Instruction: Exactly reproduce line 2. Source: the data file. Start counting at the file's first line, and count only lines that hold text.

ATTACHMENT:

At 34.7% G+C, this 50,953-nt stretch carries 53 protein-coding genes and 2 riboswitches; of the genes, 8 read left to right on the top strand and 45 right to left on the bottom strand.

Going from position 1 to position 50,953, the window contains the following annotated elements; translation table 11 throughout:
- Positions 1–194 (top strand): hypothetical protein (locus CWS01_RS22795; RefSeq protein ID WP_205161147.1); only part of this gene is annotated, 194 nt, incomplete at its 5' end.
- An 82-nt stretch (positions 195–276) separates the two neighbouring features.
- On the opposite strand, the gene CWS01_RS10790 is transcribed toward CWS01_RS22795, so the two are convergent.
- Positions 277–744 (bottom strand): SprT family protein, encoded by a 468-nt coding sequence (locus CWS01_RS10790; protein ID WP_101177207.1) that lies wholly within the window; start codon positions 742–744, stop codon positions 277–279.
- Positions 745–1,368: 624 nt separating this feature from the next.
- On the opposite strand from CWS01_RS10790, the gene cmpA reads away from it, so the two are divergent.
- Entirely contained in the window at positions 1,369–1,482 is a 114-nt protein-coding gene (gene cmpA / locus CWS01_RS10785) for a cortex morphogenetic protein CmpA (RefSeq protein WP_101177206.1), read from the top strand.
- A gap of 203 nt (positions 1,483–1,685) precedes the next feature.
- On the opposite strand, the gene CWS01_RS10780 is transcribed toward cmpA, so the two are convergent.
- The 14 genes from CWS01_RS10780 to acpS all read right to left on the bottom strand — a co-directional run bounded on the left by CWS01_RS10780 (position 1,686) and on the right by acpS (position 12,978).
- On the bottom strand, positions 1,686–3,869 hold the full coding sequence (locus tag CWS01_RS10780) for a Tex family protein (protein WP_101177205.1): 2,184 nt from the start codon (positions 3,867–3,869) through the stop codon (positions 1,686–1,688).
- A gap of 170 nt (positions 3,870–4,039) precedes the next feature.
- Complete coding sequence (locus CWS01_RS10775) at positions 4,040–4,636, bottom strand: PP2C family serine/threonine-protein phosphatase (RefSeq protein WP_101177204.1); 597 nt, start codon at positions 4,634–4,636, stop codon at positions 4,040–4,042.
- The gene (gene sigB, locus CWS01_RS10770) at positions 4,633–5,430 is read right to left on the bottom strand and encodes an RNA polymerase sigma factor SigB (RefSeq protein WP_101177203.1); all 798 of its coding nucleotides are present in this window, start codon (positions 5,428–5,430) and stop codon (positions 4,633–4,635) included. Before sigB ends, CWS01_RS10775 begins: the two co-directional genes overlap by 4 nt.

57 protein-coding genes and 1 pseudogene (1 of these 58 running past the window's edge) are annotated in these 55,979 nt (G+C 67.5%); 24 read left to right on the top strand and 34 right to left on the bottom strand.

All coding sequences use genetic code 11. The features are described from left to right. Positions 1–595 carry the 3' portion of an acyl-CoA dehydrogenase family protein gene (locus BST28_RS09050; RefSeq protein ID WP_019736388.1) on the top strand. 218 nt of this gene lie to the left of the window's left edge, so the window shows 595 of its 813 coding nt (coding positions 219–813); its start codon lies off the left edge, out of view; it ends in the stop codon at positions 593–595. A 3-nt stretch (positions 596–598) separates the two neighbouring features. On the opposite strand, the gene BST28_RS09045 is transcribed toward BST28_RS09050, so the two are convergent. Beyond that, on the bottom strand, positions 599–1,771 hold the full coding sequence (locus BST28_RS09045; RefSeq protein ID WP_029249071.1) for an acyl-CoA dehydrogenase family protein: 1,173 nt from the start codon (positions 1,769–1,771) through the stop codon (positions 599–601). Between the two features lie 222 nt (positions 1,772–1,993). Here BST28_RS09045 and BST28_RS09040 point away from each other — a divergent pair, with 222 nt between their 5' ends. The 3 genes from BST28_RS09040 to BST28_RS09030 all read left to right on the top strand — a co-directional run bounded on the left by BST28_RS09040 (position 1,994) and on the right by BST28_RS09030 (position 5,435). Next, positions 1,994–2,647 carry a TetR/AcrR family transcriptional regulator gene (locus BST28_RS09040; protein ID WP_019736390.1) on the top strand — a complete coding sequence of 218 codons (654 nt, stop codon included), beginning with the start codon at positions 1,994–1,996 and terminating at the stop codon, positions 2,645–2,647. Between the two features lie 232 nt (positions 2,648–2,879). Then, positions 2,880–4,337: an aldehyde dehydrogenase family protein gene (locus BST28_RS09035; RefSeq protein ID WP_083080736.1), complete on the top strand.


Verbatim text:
Going from position 1 to position 50,953, the window contains the following annotated elements; translation table 11 throughout: